New Americans, including Asian and Latino voters, play increasing role in elections

In the days and weeks before the 2010 midterm elections, pundits, politicians and reporters investigated the ways in which minority voters could affect each race. However, they may have overlooked an increasingly large bloc of voters – the New Americans.

The New Americans, a loosely defined group that includes naturalized U.S. citizens as well as the U.S.-born children of immigrants whose parents came from Latin American and Asia after 1965, are quickly gaining a powerful clout in the voting booths. More in tune with their families’ past than the rest of America, New Americans are largely sensitive to immigration law and immigration reform. They turn out in droves against politicians who use anti-immigrant rhetoric, much more so than the people who support that rhetoric.

A recent Immigration Policy Center special report found that New Americans counted for 10.2 percent of all registered voters in 2008, which was a 101.5 percent increase from 1996. Similarly, Latinos and Asians accounted for 10.7 percent of all registered voters in 2008, a 79.4 percent increase from 1996.

These growing blocs of largely pro-immigration voters hold a tremendous influence in key states across the U.S. In Arizona, California, Florida, Georgia, Indiana, Missouri, Montana, Nevada, New Jersey, North Carolina, Texas and Virginia, registered New American voters exceed the margin of votes between candidates in the 2008 presidential elections. In theory, this means that whichever candidate gains the favor of the New American vote will win the election. Including the Latino and Asian voters not part of the New American bloc adds Colorado, Hawaii and New Mexico to the list.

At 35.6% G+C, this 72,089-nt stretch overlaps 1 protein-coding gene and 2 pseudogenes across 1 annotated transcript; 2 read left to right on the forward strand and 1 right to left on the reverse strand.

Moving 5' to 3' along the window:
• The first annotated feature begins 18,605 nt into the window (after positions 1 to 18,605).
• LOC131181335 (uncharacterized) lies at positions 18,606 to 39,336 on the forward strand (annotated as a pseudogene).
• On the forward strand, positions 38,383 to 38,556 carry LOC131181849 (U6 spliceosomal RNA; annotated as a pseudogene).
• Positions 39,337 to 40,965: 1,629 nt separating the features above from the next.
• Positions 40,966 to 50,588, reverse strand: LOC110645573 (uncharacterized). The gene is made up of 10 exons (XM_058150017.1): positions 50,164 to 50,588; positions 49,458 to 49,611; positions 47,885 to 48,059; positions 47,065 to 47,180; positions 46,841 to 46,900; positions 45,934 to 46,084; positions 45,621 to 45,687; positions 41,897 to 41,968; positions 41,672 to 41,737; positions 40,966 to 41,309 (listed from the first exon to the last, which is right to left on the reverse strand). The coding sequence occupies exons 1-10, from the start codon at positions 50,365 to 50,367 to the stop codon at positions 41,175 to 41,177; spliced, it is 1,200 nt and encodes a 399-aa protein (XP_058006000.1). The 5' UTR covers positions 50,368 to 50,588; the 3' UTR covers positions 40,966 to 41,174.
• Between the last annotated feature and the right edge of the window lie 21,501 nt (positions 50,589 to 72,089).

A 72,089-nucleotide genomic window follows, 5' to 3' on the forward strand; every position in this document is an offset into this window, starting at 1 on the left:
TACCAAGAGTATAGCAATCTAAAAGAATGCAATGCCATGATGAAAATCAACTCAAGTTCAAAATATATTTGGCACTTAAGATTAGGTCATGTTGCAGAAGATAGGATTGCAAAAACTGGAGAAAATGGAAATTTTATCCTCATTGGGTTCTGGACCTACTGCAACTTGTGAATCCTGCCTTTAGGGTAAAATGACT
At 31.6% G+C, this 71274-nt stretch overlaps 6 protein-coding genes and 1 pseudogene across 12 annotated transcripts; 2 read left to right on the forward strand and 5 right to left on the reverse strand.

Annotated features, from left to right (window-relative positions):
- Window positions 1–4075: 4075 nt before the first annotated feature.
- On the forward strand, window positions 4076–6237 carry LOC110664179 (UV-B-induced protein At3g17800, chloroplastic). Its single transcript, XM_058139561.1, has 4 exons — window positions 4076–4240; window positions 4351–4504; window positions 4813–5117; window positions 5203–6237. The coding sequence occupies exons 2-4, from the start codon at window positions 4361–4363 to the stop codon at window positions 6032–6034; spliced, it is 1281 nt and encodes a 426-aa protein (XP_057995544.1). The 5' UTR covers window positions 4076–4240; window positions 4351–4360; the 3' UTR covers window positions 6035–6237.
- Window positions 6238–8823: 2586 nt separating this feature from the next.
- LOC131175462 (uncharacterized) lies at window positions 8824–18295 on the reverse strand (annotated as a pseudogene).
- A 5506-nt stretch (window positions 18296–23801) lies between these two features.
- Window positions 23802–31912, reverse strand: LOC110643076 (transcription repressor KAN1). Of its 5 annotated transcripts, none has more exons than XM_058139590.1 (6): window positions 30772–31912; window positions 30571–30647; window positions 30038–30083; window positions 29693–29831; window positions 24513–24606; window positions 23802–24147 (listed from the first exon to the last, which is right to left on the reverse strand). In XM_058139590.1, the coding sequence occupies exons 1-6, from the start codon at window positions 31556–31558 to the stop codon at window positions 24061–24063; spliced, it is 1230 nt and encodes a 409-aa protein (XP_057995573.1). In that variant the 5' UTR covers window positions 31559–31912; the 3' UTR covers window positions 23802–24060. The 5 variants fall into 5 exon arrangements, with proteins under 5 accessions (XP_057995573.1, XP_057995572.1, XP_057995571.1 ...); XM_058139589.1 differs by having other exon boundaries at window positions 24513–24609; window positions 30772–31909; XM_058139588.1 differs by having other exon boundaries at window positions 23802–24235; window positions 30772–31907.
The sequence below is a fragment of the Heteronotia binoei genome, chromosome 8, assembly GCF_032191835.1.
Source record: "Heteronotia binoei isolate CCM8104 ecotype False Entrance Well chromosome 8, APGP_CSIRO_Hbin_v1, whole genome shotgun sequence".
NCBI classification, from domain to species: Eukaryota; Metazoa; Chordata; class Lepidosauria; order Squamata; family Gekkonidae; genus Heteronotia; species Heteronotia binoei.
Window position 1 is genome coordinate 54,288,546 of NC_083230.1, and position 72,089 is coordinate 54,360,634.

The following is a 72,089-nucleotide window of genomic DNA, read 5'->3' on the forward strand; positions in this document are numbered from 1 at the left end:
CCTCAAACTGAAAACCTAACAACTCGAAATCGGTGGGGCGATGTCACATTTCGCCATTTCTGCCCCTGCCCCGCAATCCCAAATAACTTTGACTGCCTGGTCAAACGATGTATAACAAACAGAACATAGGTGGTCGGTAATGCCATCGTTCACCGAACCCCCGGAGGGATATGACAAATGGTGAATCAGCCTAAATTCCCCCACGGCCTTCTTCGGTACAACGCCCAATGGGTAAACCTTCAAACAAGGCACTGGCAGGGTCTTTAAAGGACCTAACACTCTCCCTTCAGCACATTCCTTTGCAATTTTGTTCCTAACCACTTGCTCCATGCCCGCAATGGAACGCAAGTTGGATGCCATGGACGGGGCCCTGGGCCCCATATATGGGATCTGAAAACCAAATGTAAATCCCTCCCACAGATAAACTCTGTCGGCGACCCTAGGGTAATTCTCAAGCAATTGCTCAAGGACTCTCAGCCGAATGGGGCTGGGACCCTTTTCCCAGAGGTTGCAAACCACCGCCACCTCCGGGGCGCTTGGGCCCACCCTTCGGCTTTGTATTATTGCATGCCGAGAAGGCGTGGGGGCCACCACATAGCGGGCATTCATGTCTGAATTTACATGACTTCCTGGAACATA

New American voters, and specifically Latino voters, are widely influenced by a candidate’s stance on immigration. LatinoMetrics, an information tracker for economists, brand marketers, news and media organizations and policy makers, conducted a poll that found one out of every four Latino voters cite immigration as the top issue in the U.S. and eight out of 10 Latino voters said that immigration reform is “of extreme importance.” A similar poll conducted by Dr. Ricardo Ramirez from the National Association of Latino Elected and Appointed Officials found that 27 percent of Latino voters said immigration was their No. 1 concern when deciding who to vote for.

Understanding the needs and desires of New Americans can make or break a candidate in key battleground states such as Florida, Nevada and New Mexico. Immigrants to the United States are a political force to be reckoned with, and politicians must take heed of their power if they wish to be successful in future elections.

Stewart Rabinowitz is President of Rabinowitz & Rabinowitz, P.C. Mr. Rabinowitz is Board Certified in Immigration and Nationality Law by the Texas Board of Legal Specialization. To contact a Dallas immigration lawyer or Dallas immigration attorney visit Rabinowitzrabinowitz.com